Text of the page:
Germanwings Crash: What We Know About the Co-Pilot's 'Test' Drops
Andreas Lubitz tried setting an earlier flight to drop to 100 feet.
— -- The investigation into the Germanwings plane crash that left 150 people dead in the French Alps has determined that the co-pilot had tried to dramatically descend on an earlier flight.
Co-pilot Andreas Lubitz is believed to have locked the pilot out of the cockpit in the minutes ahead of the fatal March 24 flight from Barcelona, Spain, to Dusseldorf, Germany, but now a newly released report indicates that he had shown bizarre behavior during the flight immediately prior.
Lubitz had flown as the co-pilot on the first leg of the round-trip flight that same day, and during the Dusseldorf to Barcelona leg, he allegedly tried to do a controlled descent, according to investigators.
Tuesday, March 24, 7:19:59 a.m.
The BEA, the French agency handling the investigation into the crash, determined that during the earlier flight, there were a few minutes when the data recorder noted that the pilot left the cockpit.
When the captain left, the plane was flying at 37,000 feet and air traffic control instructed Lubitz to lower the plane's altitude to 35,000 feet.
First Potential Test: 7:20:50 a.m.
Seconds later, the plane's selected altitude had been lowered to only 100 feet and stayed at that selection for three seconds before being changed to the maximum height of 49,000 feet. The plane then stabilized at 35,000 feet.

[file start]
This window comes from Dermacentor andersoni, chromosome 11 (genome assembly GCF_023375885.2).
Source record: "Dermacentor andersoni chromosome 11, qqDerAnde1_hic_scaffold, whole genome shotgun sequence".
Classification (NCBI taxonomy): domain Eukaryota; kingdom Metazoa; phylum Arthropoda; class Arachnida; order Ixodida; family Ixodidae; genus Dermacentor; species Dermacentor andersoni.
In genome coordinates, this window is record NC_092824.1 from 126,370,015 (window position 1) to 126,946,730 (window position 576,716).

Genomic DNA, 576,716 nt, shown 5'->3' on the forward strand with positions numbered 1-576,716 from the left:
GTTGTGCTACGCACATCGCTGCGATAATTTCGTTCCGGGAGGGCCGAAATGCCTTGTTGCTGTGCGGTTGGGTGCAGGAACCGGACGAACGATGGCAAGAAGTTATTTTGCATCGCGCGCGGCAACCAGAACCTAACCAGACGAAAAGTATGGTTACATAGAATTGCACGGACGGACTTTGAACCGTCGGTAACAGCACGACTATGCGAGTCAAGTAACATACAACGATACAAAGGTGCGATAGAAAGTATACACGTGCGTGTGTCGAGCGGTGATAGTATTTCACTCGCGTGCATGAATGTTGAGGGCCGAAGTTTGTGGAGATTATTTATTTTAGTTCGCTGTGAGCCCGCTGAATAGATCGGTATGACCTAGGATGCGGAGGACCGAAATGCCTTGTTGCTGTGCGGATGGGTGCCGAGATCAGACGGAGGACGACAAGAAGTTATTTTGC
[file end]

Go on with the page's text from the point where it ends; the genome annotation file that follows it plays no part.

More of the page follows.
One minute later, air traffic control directed Lubitz to descend to 21,000 feet.
Second Potential Test: 7:22:27 a.m. to 7:24:13 a.m.
Again, Lubitz allegedly set the desired altitude to 100 feet. This time it remained there for nearly two minutes but was "changed several times until it was stabilized."
Captain Returns: 7:24:15 a.m.
Two seconds after it was stabilized, the data recorder noted a buzz at 7:24 a.m. that indicates that the captain wanted to re-enter the cockpit, suggesting that these drops in altitude all occurred while Lubitz was not being directly supervised.
Investigators never explicitly mention that these actions could have been a test for Lubitz, to see what happens when he made the descent settings so low, but the fact that it happened less than two hours before he did something similar on the fatal flight suggests that the idea of going dangerously low was on his mind.
Less than Two Hours Later: The Fatal Flight
The first leg of the flight landed in Barcelona at 7:57 a.m. and the fatal flight from Barcelona to Dusseldorf took off at 9:00 a.m. that morning.
There are still several questions that remain about the two flights, the clearest being the pilot. The report does not directly name the pilot on both flights and it is not clear if it is the same pilot who flew with Lubitz.
If it was the same pilot, Lubitz may have known that he was going to leave the cockpit at some point during the second flight, which would give Lubitz the opportunity to handle the controls.
It is also not clear whether or not the captain knew about the times when Lubitz dropped the settings to 100 feet since the settings had normalized by the time he returned.
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